• Recognizing his outstanding example of converting dream to reality, the Swiss Commission for UNESCO honoured him by exhibiting his works through Europe.

  • A five month long interactive show, ‘Realm of Nek Chand’ began in October 2005 at all leading museums in Switzerland, Belgium, France and Italy. However, to Nek Chand, the greatest satisfaction and reward is walking through his garden and seeing people enjoy his creations.

Recapitulation:

  • Chinese painter Wu Daozi made a landscape painting for the emperor’s palace wall.

  • The emperor was highly impressed by the natural elements in the painting. The painter showed a cave in the painting and drawing the Emperor’s attention to a cave in the painting, the painter told him that a spirit dwelt there. He entered the cave and never returned to this world.

  • Chinese painters emphasize on artistic insight on the inner soul of art. Western painters, on the other hand, emphasize on illusionistic likeness making it true to life.

  • Shanshui is the fundamental concept of Daoism. Shanshui means mountain-water. The mountain is Yang while water is Yin. Yang vertically rises up and is warm, stable and dry. Yin is feminine, horizontal and resting on the earth. It is fluid, moist and cool.

  • There is middle void where Yang and Yin meet. It is a very important part and is represented as the White, unpainted space in Chinese paintings.

  • In the empty space between Heaven and Earth, man plays fundamental role as a channel of communication. Man is thus considered the ‘eye of the landscape’.

  • The concept of ‘art brut’ or ‘raw art’ was first brought in by French painter Jean Dubuffet. Otherwise known as ‘outsider art’ it is the category of artists who have not received any formal training, but show immense talent and artistic insight.

  • India’s greatest contributor to ‘outsider art’ has been Nek Chand, creator of the Rock Garden in Chandigarh.

  • He used all imaginable recycled material and gave creativity a new dimension. He received international fame and recognition.


NCERT Solution


Notice these expressions in the text. Infer their meaning from the context. (Page 34)


· Anecdote: a short entertaining story about a real incident or person.

· Delicate realism: intricately accurate and true to life.

· Figurative painting: representing by means of a figure of a or symbol in the painting.

· Illusionistic likeness: a similarity which is almost real.

· Conceptual space: an abstract idea of a space.


Understanding the Text ( Page 38)


1. (i) Contrast the Chinese view of art with the European view with examples.


The Chinese focuses on the essence of inner life and spirit in their paintings, whereas the Europeans try to achieve a perfect ‘illusionistic likeness’ or the actual image.


An example to illustrate the above statement regarding Chinese painting is given below.

Once a Chinese Emperor got a landscape painted to decorate a palace wall.


The Emperor admired the wonderful painting which included forests, mountains, waterfalls, clouds and the immense sky. Drawing the Emperor’s attention to a cave in the painting, the painter told him that a spirit dwelt there.As the painter clapped his hands, the door to the cave opened up. The painter volunteered to show the way to the Emperor and thus stepped in. The door closed behind him and even before the Emperor could even react, the painting disappeared from the wall. The artist could never be traced again.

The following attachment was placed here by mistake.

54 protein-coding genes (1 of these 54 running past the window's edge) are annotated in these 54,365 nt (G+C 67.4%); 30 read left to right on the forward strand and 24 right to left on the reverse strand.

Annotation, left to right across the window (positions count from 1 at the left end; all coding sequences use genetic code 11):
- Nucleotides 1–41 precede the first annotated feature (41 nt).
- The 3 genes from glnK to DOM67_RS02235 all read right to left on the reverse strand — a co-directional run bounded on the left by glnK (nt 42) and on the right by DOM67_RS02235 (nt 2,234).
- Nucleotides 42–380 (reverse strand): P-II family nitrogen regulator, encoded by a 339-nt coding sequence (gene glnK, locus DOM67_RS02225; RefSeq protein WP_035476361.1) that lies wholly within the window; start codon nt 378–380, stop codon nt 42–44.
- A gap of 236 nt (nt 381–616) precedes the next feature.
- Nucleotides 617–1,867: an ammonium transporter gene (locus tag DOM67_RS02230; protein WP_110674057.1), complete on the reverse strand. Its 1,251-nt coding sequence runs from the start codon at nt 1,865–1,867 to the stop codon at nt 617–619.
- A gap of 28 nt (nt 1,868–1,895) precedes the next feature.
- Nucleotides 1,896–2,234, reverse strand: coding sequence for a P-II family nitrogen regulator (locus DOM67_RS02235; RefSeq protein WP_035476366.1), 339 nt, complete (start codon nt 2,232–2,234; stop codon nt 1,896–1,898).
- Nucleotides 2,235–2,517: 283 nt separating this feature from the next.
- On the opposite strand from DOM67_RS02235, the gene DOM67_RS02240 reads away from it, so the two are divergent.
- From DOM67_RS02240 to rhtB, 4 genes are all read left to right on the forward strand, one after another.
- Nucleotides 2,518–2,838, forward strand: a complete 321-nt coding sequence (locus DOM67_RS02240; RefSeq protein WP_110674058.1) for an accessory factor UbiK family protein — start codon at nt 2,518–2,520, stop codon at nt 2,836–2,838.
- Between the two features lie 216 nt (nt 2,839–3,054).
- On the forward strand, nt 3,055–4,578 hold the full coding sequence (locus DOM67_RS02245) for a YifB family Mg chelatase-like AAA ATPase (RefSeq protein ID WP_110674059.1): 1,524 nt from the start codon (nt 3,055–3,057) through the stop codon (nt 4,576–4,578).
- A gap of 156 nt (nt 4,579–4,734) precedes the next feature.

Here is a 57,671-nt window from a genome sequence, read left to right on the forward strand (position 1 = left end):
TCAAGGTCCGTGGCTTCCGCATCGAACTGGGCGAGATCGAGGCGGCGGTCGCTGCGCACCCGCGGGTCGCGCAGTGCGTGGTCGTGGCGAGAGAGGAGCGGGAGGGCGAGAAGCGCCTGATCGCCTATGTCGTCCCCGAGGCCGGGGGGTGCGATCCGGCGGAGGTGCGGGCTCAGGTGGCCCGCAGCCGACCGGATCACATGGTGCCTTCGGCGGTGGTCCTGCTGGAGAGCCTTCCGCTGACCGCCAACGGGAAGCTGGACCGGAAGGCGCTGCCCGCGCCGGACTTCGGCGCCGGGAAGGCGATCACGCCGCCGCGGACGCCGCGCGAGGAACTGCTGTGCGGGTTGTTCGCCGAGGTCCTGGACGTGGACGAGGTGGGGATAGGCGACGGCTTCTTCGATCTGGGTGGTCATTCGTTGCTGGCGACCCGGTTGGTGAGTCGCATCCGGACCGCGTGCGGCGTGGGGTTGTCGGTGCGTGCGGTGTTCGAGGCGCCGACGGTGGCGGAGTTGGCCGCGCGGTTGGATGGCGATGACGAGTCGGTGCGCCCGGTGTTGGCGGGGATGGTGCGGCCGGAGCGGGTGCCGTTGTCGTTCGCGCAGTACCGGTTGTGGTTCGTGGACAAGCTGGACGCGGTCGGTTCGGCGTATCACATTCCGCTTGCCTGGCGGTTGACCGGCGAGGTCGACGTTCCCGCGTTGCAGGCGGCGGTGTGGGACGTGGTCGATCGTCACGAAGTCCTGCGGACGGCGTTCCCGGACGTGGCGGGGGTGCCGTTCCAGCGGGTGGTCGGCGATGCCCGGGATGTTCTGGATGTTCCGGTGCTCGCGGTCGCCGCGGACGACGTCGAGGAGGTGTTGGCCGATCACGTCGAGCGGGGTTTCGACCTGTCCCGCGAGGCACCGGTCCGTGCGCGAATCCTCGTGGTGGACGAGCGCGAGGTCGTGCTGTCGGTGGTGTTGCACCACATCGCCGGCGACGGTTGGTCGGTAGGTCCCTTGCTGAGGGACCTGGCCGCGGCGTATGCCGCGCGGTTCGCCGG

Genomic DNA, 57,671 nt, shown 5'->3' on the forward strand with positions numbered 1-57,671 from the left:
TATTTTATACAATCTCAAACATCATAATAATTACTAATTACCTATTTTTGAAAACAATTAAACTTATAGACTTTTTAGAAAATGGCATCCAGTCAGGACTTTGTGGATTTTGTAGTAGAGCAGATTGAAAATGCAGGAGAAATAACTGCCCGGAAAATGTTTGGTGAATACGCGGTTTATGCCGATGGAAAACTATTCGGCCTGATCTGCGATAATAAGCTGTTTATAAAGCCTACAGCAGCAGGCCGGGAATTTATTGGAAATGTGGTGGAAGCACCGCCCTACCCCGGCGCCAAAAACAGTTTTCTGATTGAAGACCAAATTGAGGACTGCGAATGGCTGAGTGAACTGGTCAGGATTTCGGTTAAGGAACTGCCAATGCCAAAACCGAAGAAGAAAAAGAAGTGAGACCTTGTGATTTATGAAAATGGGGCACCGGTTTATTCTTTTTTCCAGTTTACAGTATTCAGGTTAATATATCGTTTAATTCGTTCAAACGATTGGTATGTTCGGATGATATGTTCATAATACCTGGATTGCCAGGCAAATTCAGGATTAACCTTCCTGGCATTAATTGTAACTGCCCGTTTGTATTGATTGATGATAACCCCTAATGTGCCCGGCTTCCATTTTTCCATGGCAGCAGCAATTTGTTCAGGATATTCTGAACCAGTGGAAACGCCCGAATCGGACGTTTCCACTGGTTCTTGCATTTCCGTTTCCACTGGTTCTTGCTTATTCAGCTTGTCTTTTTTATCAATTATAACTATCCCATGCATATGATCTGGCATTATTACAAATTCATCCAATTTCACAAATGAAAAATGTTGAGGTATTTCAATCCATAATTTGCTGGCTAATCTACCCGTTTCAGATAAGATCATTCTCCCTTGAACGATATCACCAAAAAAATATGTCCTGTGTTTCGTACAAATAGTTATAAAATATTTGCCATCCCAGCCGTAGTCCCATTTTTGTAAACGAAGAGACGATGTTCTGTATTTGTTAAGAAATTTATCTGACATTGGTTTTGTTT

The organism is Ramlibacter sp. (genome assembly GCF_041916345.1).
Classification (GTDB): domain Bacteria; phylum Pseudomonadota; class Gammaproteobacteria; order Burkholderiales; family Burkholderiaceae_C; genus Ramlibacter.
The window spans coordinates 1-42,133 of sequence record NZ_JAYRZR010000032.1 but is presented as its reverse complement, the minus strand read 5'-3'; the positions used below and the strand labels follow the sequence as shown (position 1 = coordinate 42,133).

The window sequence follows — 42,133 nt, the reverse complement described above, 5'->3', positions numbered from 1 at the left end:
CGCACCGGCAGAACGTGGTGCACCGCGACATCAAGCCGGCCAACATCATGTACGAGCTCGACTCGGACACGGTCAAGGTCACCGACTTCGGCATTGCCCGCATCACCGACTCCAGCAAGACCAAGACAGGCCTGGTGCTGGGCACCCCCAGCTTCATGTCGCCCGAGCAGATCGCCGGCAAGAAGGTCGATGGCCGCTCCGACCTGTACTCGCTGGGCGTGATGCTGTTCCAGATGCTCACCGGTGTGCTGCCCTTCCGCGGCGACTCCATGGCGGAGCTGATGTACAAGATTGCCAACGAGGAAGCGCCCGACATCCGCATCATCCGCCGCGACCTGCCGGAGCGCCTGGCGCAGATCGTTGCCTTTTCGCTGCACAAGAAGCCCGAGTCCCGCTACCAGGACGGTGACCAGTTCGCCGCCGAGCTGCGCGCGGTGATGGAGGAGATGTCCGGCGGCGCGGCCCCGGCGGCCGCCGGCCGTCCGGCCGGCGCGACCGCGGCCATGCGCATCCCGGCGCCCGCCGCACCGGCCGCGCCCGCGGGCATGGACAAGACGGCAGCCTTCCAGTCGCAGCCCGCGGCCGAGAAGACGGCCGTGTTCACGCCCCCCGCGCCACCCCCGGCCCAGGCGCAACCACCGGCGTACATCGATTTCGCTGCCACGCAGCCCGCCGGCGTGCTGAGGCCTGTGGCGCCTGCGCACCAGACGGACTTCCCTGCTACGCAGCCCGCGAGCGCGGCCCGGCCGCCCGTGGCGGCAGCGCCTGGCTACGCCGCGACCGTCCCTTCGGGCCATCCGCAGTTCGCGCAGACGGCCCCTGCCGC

A perfect ‘illusionistic likeness’ or the actual image of the European painting is given below:

The example of outward realism is found in European art which is described in the anecdote of a blacksmith named Quinten hailing from Antwerp in Belgium. He fell in love with a painter’s daughter, but the painter was against this alliance as he did not approve of Quinten’s profession.One day Quinten entered the painter’s studio and painted a fly on the artist’s latest painting. It appeared so life-like that it deceived the artist who gave it a hard blow only to realize that it was not a real one.He was highly impressed with Quinten and took him as an apprentice. Quinten went on to become one of the most renowned painters of his age. These stories illustrate the varying approach and sense of achievement of painters belonging to East and West through the medium of art.


(ii) Explain the concept of shanshui.


Ans: Chinese Paintings develop on the concept of ‘Shanshui’, which means ‘mountain-water’. The mountain rises vertically to heaven and it is called ‘Yang’. On the other hand, water is horizontal and resting on the earth, which is called ‘Yin’. There is also the presence of a third element which is often overlooked. It is called the ‘Middle Void’. ‘Yang and Yin are not opposites. They complement each other. ‘Yang’ is active and masculine. ‘Yin’ is feminine and the receptive concept of energy.


Their interaction takes place in the Middle Void which is depicted by the unpainted white space in Chinese landscape. It is similar to the holding of the breath in the Yogic practice of ‘pranayama.’


Similarly, man plays a fundamental role as a channel of communication between the Heaven and Earth. His presence, therefore, is essential because he is ‘the eye of the landscape.’


2. (i) What do you understand by the terms ‘outsider art’ and ‘art brut’ or ‘raw art’?


Ans: ‘Outsider Art’ is a concept presented by a French painter named Jean Dubuffet in 1940s. It is the art of those artistes who have received no formal training, yet show immense talent and artistic insight.


This form of art has seen rapid growth internationally in the contemporary art world. The style of art which belongs to this category of artists is unconventional and is described to belong to those who have ‘no right’ to be artists because they have had no formal training even though they show immense talent and artistic insight. However, their works stimulate the viewer much more than the ones done by trained professionals.

‘Art Brut’ or Raw Art are works that are in the unrefined state as regards artistic and cultural influence. Anything and everything, from a tin or a sink or a broken down car or any recycled matter can be used as material in this art form. A marvelous example of raw art is seen in the Rock Garden of Chandigarh created by the untutored genius, Nek Chand.

(ii) Who was the “untutored genius who created a paradise” and what is the nature of his contribution to art?

Nek Chand, an Indian hailing from Chandigarh, took his style of raw art to an unimaginable level of excellence. He cleared a little patch of jungle to make himself a garden sculpted with stone and recycled material. This became the renowned ‘Rock garden’ of Chandigarh and Nek Chand is recognized as India’s biggest contributor to outsider art. He used everything from broken pieces of cups, bangles, tins and even run down vehicles as material for his garden.